The Hermes Birkin has been top of mind lately and I assure you not because one is dangling from my arm. More like: last week my brother sent me a text asking if I wanted to buy a purple Birkin that was for sale on his company’s intranet. 13k. (Wall Street, dontchaknow). I immediately responded that he should ask mom because “everyone knows those are the sort of things that get passed down from generation to generation…” To which he replied: Already did. She apparently thought me more deserving, citing “fashion blogger.” Obviously my mom has never read this blog, because she thinks it is generating income. Birkin- toting income at that.
Then, last month, I read Primates of Park Avenue, the nonfiction book penned as an anthropological text of sorts, recounting the story of a Midwesterner turned Manhattanite, and her trials and travails assimilating into the culture of the Upper East side. The book was slightly annoying, perhaps most so when the author claims to have “gone native” when she broke down and bought a Birkin. Apparently the bag’s high position on the purse food chain would actually cause others to swerve out of her way on the sidewalk and gained her acceptance into their pre-school moms group.
The icing on the cake came Sunday when I read in the New York Times that a Birkin had been sold for $300,000 at a Christie’s auction in Japan. By no means a record, as one had sold for over $1 million a few years ago. But it joined the ranks of art, watches, and other collectibles that sold in a selectively curated group of 40 objects. The buyer was a Birkin collector, who will never actually take the purse for a stroll or say, carry it to dinner. Instead it will remain locked in a safe, not gathering dust. The collector touts buying Birkins as investments, as they have outpaced the returns on gold over the last 35 years and have fewer barriers to entry and are more liquid than other such collectibles, such as art and jewelry. But don’t go thinking your Marc Jacobs is going to send your kids to college. Not just any bag will generate these types of returns. Birkin’s (along with a few other luxury brands such as Balenciaga, Gucci, and Channel) are unique in this way. Particularly those in mint condition are in high demand and often fetch above retail at auction.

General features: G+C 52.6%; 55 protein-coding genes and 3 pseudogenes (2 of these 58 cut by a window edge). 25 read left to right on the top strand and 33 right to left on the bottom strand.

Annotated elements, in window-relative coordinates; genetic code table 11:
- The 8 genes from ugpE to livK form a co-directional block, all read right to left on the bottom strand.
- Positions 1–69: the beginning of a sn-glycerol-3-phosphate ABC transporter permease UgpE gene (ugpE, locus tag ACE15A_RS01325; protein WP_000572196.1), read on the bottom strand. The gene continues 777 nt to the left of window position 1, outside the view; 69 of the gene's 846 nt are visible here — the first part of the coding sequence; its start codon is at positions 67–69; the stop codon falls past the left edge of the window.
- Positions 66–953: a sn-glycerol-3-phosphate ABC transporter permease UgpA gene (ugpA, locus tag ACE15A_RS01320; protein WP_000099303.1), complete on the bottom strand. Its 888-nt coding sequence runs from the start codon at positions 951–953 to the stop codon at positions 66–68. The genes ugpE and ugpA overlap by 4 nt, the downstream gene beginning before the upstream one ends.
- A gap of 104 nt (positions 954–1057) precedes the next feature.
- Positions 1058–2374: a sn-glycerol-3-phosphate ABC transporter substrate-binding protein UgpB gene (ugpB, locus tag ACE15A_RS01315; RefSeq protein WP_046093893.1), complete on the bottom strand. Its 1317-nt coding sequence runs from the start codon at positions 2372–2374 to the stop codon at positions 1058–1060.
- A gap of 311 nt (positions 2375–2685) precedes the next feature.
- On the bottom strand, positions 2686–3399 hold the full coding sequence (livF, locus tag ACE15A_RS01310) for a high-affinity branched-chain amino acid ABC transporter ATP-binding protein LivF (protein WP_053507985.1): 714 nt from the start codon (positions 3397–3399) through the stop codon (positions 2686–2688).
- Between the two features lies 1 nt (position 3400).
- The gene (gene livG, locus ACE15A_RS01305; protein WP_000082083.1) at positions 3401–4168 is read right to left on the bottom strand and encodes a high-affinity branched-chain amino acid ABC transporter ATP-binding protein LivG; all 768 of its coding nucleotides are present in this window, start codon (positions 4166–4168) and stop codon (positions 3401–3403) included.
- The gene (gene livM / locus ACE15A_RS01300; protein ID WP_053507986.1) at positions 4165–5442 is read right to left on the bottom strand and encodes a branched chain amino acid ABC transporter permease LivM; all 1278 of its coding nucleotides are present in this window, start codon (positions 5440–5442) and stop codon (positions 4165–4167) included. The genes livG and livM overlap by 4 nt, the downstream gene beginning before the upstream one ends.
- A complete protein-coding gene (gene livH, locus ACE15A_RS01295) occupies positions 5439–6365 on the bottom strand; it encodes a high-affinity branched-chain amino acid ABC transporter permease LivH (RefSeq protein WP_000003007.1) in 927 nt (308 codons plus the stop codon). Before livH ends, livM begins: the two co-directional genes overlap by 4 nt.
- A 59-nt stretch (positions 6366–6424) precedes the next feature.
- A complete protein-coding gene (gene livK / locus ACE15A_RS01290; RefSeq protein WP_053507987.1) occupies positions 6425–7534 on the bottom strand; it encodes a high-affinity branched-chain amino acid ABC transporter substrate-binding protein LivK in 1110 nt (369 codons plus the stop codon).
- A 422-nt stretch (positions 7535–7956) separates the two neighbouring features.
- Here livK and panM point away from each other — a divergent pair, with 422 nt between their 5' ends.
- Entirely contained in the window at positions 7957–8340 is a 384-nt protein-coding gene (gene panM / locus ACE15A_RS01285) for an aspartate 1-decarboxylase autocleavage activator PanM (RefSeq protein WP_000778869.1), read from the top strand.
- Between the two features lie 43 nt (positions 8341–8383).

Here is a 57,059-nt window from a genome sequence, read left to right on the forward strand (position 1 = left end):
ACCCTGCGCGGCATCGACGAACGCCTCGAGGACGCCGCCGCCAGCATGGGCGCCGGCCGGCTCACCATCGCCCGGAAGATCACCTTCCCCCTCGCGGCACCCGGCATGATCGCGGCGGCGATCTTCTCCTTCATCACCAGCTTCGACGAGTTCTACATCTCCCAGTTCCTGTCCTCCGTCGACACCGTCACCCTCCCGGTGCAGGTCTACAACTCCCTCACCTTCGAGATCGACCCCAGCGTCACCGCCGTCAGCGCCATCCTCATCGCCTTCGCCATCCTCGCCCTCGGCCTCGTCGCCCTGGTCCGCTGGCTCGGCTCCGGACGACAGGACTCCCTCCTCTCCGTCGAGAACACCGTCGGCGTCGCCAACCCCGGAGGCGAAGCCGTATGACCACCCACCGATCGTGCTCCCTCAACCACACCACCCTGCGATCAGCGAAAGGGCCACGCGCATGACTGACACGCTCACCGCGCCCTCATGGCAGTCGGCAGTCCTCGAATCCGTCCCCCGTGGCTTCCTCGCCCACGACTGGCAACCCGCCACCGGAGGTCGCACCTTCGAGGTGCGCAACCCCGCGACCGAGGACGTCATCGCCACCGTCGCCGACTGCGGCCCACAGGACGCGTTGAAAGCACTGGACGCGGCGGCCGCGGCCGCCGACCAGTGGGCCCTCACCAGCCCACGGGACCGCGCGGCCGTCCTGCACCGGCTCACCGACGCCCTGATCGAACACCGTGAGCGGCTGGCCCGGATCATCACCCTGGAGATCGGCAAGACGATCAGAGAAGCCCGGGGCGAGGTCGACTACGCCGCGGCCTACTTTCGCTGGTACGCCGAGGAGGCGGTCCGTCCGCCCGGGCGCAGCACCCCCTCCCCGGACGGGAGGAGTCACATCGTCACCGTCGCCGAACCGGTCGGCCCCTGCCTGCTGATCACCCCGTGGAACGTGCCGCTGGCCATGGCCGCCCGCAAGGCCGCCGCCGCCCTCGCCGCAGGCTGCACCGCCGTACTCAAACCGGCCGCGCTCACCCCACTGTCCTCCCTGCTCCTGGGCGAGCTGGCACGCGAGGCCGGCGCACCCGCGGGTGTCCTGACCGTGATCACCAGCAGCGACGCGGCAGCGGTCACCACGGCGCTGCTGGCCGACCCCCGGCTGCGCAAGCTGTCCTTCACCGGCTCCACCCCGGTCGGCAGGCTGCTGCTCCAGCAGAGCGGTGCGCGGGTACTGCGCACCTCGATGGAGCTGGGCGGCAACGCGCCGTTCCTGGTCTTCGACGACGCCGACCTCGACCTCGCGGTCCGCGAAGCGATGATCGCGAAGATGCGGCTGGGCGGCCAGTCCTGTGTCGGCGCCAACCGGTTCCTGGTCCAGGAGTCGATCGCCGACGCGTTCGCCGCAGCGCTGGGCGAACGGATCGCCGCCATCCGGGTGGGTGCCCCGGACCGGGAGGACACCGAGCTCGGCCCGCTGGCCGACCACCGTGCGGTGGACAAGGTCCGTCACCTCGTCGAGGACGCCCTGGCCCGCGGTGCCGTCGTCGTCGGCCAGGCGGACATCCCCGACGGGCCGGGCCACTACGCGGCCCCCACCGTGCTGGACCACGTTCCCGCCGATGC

So look no further than this post, the next time you are trying to justify that luxury item splurge, particularly if it’s a Birkin. Just remember:
- It’s an investment for future generations,
- It’s an investment for now (sell your gold, buy Birkin’s!)
- And if need be, said luxury item can be used as a weapon to fight off all those Marc Jacobs toting preschool moms.